Tell us about your first experience working overseas? What led to that decision?
I worked for 3 months in Toronto within months of graduating from Uni; it was a way to see the world and pay for a few months of travelling through Europe. I had an amazing time working in Canada, learned a lot and made many good friends. Since then, I’ve lived for longer periods in both London and Hong Kong. The first time in London was very planned: I was in my late twenties and after a few years of work post-Uni, I wanted more diverse experience and challenges than I was getting in Australia. By contrast, the first Hong Kong move was not planned: I was asked to go up and look at a business that Macquarie was thinking of buying, led a big team that did the acquisition and then ended up staying in Asia for more than a decade!
When did you first hear of Advance? How is it different today?
I first heard of Advance more than 10 years ago but I thought of it as rather US focused and not so relevant to me in Asia. The Global Australian Awards are a particularly well known part of what Advance does and I certainly became aware of them as such a great celebration of expat success. But Advance now does so much more and Aussies in various parts of the world are being encouraged to use the Advance umbrella to do more events locally too.
You have a number of board and Chair roles. Why did you take on this role, and what change do you hope to lead?
The attraction of Advance for me is that I really believe in the importance of Australia’s diaspora. People who go out and do interesting things offshore are an underestimated reason for Australian prosperity and resilience, whether they come back and bring new technologies, ideas and skills, or whether they stay abroad and are part of Australia’s soft power and engagement with the world. I would like to see Australia really embrace our expats, even more so after the bruising experience of Covid-related border closures, and for the diaspora to become far more recognised and valued.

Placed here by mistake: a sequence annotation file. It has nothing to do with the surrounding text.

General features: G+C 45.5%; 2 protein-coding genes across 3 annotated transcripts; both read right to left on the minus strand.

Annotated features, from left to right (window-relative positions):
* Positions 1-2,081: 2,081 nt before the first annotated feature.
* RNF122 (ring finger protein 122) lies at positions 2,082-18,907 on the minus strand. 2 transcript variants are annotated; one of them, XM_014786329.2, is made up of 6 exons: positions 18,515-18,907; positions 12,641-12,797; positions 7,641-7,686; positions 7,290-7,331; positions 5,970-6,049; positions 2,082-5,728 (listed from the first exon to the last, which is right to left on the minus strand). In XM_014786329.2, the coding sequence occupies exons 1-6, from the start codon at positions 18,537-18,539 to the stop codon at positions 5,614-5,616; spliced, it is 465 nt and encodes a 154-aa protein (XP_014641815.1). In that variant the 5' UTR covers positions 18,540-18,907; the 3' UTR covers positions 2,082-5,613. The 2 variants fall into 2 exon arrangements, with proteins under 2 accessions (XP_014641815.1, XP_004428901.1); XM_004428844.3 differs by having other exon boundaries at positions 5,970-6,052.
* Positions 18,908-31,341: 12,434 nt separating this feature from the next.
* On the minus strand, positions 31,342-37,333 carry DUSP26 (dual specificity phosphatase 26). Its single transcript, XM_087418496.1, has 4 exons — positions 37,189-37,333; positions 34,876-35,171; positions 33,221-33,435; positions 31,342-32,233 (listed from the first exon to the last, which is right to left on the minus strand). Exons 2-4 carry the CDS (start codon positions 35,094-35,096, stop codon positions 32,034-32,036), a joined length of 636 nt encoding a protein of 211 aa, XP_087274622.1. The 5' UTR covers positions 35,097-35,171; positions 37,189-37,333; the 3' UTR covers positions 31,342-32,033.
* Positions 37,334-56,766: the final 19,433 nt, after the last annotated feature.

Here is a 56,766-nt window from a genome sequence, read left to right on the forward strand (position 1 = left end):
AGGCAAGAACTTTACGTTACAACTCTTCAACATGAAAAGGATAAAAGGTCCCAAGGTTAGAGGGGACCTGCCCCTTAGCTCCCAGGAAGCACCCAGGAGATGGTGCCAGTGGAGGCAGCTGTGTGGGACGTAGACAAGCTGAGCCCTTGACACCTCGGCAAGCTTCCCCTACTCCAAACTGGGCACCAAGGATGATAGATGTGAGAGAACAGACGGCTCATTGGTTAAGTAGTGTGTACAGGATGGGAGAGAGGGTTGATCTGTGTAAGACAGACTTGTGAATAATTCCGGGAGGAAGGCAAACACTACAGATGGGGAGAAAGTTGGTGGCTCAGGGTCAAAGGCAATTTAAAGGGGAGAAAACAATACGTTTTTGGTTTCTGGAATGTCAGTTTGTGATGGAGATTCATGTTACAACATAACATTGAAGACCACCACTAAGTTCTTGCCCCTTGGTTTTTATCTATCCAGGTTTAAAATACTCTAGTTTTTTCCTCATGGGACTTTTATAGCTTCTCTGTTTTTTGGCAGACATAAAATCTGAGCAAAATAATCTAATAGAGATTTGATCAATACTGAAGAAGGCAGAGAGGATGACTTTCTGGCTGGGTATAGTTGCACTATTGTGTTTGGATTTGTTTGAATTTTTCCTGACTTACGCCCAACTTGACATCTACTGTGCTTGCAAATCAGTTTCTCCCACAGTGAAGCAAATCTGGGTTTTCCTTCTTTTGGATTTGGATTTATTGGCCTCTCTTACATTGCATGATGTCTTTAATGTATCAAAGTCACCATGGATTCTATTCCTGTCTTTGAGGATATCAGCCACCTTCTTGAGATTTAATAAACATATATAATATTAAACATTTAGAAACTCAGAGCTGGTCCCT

What have been the biggest challenges for you maintaining a relationship with Australia when working overseas?
I think it is very challenging to stay ‘in the flow’ in Australia while you’re working overseas. Tragically, I see a lot of people who’ve had extraordinary roles in Asia, Europe or the Americas come back to Australia and struggle to find the sorts of jobs that their talent and experience would suggest. The business community in Australia can be quite inward-looking and offshore achievements won’t just ‘speak for themselves’. You need to be quite proactive in maintaining your relationships and being involved in organisations like Advance that nurture your connections. This should happen throughout your time overseas, not just when you’re starting to think about going back.
Any advice for those beginning their journey of working internationally?
Firstly I would say, congratulations on your initiative and imagination. I would advise reaching out to other expats in the place you’re going and learning from the things they are glad they did as well as the things they wish they hadn’t. In my experience, most Australians working overseas are delighted to help new arrivals and to be mentors. And, of course, staying connected with Advance and all the wonderful events and online material that Advance provides to make the expat journey even more productive and satisfying.
Read more about Andrew Low here.